In music, as in other activities, there are times for learning new things, new skills, new expressions; there are also times that we simply seem to repeat over and over our last achievements in the hope that they stabilise in us, become natural like walking, or chewing. The times of progress do not necessarily depend on an external push, but rather on an inner state of receptivity, an awakened awareness for new elements, an expanding quality in hearing. From the moment we sense ourselves searching, we are making ourselves ready to include new dimensions and to attain higher forms of personal perfection.

One can train oneself to be sensitive to such an awakened state, even to create favourable conditions. It is worthwhile to aspire for this receptivity every time one makes music. Without it, one is quite normally subject to various fluctuations, due to the complex interactive play within one's own being - thoughts, feelings, physical state - and between oneself and external conditions with their projections both ways.

But even after great mastery, progress will never be under our complete command and periods without obvious advance can be long and involuntary, in spite of our efforts. The external signs, however, often do not express the inner incubation, and the paths to be hewn for new developments are not necessarily related to music matters directly. The more we know ourselves and the more key points we have vigilantly set out for ourselves, the less chance is there for progress being wasted by a lack of consciousness, or distraction or through fear.

Yet, everyone knows those moments of grace, in which we suddenly experience our own skills in another light, discovering ourselves almost as if there was another person within, witnessing our outer self being carried up into new realms. I remember a vocal student reporting: “Suddenly I heard my voice as from outside, and for a moment this voice did not seem to belong to me; I sounded like a real singer.” These moments mark a step in personal mastery, which tend to stay in one's memory. They carry their own subjective truth and do not necessarily correspond to external criteria. Our past efforts seem to be wrapped up at once into one integrating experience, a concept, a sonority, a rhythmical gesture, a motoric combination, always accompanied by a conscious sense of truth, and in that deep sense, a déjà-vu, a recognition of a higher Essence manifesting through our own endeavours (hence the temporary double-selfness and the hesitation to appropriate the experience as one's own). A freely evolving child goes frequently and with enthusiasm through these 'prises-de-conscience' without experiencing any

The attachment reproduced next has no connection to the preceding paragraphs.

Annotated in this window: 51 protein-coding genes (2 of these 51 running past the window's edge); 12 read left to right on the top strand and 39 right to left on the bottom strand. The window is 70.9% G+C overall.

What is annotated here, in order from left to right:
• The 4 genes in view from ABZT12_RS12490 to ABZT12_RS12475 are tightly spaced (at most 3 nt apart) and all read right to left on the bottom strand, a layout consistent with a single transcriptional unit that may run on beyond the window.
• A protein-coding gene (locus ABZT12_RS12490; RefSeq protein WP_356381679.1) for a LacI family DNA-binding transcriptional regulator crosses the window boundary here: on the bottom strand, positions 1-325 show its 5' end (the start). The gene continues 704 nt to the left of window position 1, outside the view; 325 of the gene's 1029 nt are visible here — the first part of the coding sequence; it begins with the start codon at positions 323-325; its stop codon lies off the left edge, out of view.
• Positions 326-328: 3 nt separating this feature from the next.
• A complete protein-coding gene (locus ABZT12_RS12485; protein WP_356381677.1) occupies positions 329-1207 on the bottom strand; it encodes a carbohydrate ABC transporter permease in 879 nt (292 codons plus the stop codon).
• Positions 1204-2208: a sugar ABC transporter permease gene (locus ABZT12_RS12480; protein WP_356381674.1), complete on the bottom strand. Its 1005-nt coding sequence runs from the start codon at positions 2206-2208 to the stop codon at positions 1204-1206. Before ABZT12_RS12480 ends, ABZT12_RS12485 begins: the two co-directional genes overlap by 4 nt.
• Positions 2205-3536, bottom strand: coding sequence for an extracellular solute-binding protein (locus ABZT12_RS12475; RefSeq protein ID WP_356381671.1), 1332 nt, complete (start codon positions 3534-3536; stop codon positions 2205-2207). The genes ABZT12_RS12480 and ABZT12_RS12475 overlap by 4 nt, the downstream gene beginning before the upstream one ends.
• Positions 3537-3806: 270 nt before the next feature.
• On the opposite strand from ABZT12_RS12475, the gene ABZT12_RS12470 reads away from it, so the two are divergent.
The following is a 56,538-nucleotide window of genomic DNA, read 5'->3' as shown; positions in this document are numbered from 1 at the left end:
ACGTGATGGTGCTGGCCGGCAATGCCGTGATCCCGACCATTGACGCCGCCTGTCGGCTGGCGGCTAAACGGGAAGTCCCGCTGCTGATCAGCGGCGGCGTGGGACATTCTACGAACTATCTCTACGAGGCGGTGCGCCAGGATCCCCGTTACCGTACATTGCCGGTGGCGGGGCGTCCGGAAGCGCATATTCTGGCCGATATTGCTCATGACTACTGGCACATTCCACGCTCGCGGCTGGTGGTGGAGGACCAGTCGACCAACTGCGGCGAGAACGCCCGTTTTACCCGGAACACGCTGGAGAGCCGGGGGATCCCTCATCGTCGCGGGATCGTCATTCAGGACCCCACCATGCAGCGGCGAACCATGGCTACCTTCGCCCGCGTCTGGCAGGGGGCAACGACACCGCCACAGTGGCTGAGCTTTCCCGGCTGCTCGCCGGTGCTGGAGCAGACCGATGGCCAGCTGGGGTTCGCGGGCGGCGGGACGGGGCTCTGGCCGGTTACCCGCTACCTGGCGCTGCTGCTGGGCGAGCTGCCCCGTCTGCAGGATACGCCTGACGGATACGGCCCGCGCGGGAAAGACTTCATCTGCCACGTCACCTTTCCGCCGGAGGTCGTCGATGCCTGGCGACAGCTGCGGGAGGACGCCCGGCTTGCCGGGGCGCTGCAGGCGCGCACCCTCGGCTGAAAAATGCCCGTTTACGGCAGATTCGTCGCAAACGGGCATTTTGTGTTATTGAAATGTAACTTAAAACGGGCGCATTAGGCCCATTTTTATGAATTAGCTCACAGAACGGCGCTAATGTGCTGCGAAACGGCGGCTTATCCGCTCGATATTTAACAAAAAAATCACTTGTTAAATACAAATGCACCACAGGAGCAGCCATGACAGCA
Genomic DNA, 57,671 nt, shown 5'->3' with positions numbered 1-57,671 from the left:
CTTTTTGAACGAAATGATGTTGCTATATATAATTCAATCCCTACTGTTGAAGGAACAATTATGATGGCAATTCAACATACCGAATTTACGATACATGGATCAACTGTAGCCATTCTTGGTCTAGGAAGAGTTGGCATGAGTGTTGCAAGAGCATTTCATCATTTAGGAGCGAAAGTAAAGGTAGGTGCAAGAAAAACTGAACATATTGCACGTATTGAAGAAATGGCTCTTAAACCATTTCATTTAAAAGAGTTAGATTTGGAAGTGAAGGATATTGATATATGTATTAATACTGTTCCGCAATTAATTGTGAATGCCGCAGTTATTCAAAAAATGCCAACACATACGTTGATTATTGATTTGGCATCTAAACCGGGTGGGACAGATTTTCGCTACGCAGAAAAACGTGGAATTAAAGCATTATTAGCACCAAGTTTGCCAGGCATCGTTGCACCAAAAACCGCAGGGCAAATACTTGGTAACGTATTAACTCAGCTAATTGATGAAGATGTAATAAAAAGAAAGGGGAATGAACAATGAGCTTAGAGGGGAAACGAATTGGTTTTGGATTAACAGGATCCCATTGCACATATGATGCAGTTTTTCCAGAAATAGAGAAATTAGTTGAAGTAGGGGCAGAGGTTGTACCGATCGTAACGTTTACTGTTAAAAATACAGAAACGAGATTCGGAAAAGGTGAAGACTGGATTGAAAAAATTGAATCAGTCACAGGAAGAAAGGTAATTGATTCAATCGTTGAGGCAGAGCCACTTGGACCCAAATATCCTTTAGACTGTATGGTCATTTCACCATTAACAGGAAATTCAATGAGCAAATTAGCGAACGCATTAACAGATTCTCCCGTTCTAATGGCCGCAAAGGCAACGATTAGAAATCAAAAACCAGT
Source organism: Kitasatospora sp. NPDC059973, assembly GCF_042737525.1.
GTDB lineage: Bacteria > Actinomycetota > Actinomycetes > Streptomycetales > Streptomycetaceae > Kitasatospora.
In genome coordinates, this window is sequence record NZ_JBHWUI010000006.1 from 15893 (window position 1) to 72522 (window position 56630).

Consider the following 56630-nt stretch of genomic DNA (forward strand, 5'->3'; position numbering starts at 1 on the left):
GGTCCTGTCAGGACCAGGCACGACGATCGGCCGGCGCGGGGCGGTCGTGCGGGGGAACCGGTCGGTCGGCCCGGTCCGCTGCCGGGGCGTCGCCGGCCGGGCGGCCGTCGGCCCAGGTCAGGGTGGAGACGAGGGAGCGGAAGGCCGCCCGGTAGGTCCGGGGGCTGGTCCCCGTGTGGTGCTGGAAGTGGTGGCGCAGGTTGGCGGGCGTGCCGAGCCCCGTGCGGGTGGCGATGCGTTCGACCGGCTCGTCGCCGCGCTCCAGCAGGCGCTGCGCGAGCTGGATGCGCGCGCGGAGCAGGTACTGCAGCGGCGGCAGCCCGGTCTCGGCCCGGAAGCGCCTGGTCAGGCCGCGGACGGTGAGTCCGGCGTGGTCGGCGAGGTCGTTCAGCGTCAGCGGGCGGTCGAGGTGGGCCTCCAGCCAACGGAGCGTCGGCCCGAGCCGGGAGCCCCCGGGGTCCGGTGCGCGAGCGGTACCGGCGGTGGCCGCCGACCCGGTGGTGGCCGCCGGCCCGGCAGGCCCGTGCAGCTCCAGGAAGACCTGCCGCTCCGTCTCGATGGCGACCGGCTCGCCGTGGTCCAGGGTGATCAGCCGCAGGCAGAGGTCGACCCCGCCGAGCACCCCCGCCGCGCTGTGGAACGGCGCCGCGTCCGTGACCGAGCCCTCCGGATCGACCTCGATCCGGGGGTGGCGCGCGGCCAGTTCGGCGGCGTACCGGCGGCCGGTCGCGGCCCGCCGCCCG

discrepancy between its own mastery (“this is the first submarine I have ever drawn!”) and the criteria it may apply fervently to the artistic products of its parent (“that is not how a real elephant looks like!”). It will play its first 'Twinkle Twinkle Little Star' on the piano with many stops-and-starts, but it will criticise you if you speed up a well-known tune.

Those events of grace can also take place with us in the receptive, i.e. listening role. In fact great artistry can be attained in listening, as it is only at the level of reception that music realises itself completely, for the listening is music's final fulfilment For many professional musicians a few of such listening revelations - not even necessarily through live performances - have instigated and marked out the initial quest towards their own musical accomplishments.

It would be ideal if we could progress simply by lining up these instances of perfection, preferably in the same playful fashion in which we know that children can learn, unhampered by judgment and the accompanying sense of incompetence. Is it not called ‘playing music’ in most languages? It appears as yet to be the human condition to be motivated by a mixture of the positive and the negative, of what we want and what we do not want. Additionally music education tends to ignore this aspect of self motivation altogether by submitting the aspirant musician to a mental system built up on past realities.

Most dissatisfaction experienced by musicians dates from the time they were students. Corrections have been attempted on the assumption that young professionals were not prepared to integrate into the society with its ever changing cultural landscape. No matter what orientation is opted for, however, education has to have as its prime goal, the guiding of young musicians towards autonomy, through mobilising and solidifying the personal resources of the aspirant musician and widening his scope and increasing his flexibility. This goal can be achieved effectively and joyfully by playing into the young musicians own musical and personal quest; only then do artist-citizens emerge who are not submitted to the society as it is, but can and will play a role in serving the positive evolution of that society. Too frequently, do we speak loudly about the ills of society on one hand while people continue to be crunched into puppets, on the other hand, in order to serve that society as it happens to be at present, without their being armed to interact with possible future changes, nor having developed appropriate skills to enact the necessary changes within themselves

©Hendrik Bouman



        learning music in freedom [1998]